In addition to his artwork Heming was an accomplished writer and traveler. His knowledge of the land allowed him to portray a unique, meticulously-researched analysis of the human and animal inhabitants of Canada’s remote areas. A hard worker and astute businessman, Heming serialized chapters of his books as many as seven times across different magazines. After his first book Spirit Lake, Heming published two other novels. The Drama of the Forests (1921, subtitled Romance and Adventure), is perhaps his greatest book, and The Living Forest which appeared in 1925. Heming also wrote two manuscripts about the art colony in Old Lyme, Connecticut. Heming became one of the central figures in the Lyme Art Colony, even contributing one of the panels to the famed dining room ensemble within the Griswold House.
Heming remains a cult figure to historians, art aficionados, and outdoorsmen. His work is equally important for its aesthetic merit as it is in the formation of Canadian identity. “This exhibition offers us unique insight into our image and perceptions of our neighbor to the north and allows us to recognize the key role played by Heming in defining their identity,” states Amy Kurtz Lansing, Curator at the Florence Griswold Museum. “I am pleased that Chronicler of the North reintroduces his work to audiences in Canada and the United States.” The exhibition will be accompanied by Arthur Heming: Chronicler of the North, the first book about Heming’s work, published by Museum London, which will be available in the Museum Shop. (Check back for relesae date.)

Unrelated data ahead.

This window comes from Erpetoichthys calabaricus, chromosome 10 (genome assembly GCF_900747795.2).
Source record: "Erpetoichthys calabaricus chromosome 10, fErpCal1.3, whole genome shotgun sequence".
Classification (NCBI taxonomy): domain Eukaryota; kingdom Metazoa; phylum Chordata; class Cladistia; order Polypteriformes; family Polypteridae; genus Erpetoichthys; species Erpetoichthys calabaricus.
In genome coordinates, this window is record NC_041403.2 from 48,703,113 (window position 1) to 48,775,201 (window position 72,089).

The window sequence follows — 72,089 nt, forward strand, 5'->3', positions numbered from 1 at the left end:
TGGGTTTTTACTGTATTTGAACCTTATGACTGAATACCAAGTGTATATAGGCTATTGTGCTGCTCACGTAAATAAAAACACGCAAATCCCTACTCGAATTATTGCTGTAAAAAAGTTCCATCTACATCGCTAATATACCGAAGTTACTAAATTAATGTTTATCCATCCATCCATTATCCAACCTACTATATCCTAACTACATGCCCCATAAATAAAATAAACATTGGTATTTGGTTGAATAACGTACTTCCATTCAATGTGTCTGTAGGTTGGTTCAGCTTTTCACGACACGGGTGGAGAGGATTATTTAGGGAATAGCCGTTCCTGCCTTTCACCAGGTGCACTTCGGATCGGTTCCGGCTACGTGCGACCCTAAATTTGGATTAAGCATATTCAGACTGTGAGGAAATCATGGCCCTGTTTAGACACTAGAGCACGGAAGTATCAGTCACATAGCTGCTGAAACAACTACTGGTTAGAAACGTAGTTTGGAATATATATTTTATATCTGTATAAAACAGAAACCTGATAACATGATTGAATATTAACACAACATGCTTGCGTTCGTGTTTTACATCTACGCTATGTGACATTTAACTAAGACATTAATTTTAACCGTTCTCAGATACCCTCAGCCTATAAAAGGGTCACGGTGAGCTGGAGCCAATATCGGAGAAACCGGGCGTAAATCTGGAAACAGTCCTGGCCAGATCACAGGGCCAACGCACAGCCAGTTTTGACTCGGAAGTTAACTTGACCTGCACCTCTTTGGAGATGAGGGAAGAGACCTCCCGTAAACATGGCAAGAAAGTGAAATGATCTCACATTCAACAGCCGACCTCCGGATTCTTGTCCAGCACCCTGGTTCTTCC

Special Events Held in Conjunction with the Exhibition
Tour the Great White North: Investigating the World of Arthur Heming
Friday, Feb. 8
Cassandra Getty, Curator of Art,
Museum of London
Included with museum admission
Join Cassandra Getty as she leads viewers
through Arthur Heming: Chronicler of the North.
A significant member of the Lyme Art Colony,
Heming was conspicuous not only for his red hair
and dandified appearance, but for his imagery
which created a mythical vision of Canada as an
untamed “Great White North.”
Winter Wonderment Weekend for Families
Saturday, February 9, 10am-5pm
Sunday, February 10, 1-5pm
Children 12 and under are always free!
Everyone needs a little creative wintertime fun. Both days, visitors enjoy scavenger hunts in the Griswold House, special “Can You Find Me? Cards” in the Krieble Gallery, and hands-on crafts in the Hartman Education Center. Each day there is a special event included with admission to keep families entertained.
Saturday, February 9
Toe Jam Puppet Band’s “Winter Variety Show”
Included with admission
This fun-filled show features an extraordinary puppet creation that blows a snowstorm out its nose! The show also includes a Penguin Line Dance and a variety of Toe Jam's favorite interactive songs, dances, and puppet shows—a fun celebration of winter!
Sunday, February 10
1:30pm and 3pm
Included with admission
Brrrrrrrrr!—Animals in Winter